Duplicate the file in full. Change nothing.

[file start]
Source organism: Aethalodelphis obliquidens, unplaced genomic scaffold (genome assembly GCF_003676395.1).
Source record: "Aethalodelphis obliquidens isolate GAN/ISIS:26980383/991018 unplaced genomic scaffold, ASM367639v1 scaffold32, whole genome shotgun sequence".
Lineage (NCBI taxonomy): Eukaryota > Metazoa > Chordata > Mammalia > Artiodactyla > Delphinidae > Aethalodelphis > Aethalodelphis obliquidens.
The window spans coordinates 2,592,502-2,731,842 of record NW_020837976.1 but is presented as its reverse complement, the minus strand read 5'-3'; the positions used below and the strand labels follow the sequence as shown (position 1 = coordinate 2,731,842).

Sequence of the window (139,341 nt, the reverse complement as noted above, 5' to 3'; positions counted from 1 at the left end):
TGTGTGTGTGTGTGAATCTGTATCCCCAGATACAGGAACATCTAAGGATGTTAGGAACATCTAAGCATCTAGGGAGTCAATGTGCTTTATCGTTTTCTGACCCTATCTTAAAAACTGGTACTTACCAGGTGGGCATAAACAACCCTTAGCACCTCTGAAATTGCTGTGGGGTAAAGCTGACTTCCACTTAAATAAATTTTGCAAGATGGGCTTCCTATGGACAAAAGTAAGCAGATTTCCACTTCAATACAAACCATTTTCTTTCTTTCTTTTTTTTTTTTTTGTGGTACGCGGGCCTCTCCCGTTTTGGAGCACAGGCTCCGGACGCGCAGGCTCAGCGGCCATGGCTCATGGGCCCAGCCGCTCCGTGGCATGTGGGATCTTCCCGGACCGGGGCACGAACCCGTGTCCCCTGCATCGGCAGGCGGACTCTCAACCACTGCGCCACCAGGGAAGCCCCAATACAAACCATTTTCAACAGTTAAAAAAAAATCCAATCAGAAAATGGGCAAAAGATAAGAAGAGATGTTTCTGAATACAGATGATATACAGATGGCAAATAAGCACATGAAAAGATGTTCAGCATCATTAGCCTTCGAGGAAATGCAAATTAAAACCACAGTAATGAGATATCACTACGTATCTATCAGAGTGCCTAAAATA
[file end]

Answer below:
Source organism: Aethalodelphis obliquidens, unplaced genomic scaffold (genome assembly GCF_003676395.1).
Source record: "Aethalodelphis obliquidens isolate GAN/ISIS:26980383/991018 unplaced genomic scaffold, ASM367639v1 scaffold32, whole genome shotgun sequence".
Lineage (NCBI taxonomy): Eukaryota > Metazoa > Chordata > Mammalia > Artiodactyla > Delphinidae > Aethalodelphis > Aethalodelphis obliquidens.
The window spans coordinates 2,592,502-2,731,842 of record NW_020837976.1 but is presented as its reverse complement, the minus strand read 5'-3'; the positions used below and the strand labels follow the sequence as shown (position 1 = coordinate 2,731,842).

Sequence of the window (139,341 nt, the reverse complement as noted above, 5' to 3'; positions counted from 1 at the left end):
TGTGTGTGTGTGTGAATCTGTATCCCCAGATACAGGAACATCTAAGGATGTTAGGAACATCTAAGCATCTAGGGAGTCAATGTGCTTTATCGTTTTCTGACCCTATCTTAAAAACTGGTACTTACCAGGTGGGCATAAACAACCCTTAGCACCTCTGAAATTGCTGTGGGGTAAAGCTGACTTCCACTTAAATAAATTTTGCAAGATGGGCTTCCTATGGACAAAAGTAAGCAGATTTCCACTTCAATACAAACCATTTTCTTTCTTTCTTTTTTTTTTTTTTGTGGTACGCGGGCCTCTCCCGTTTTGGAGCACAGGCTCCGGACGCGCAGGCTCAGCGGCCATGGCTCATGGGCCCAGCCGCTCCGTGGCATGTGGGATCTTCCCGGACCGGGGCACGAACCCGTGTCCCCTGCATCGGCAGGCGGACTCTCAACCACTGCGCCACCAGGGAAGCCCCAATACAAACCATTTTCAACAGTTAAAAAAAAATCCAATCAGAAAATGGGCAAAAGATAAGAAGAGATGTTTCTGAATACAGATGATATACAGATGGCAAATAAGCACATGAAAAGATGTTCAGCATCATTAGCCTTCGAGGAAATGCAAATTAAAACCACAGTAATGAGATATCACTACGTATCTATCAGAGTGCCTAAAATA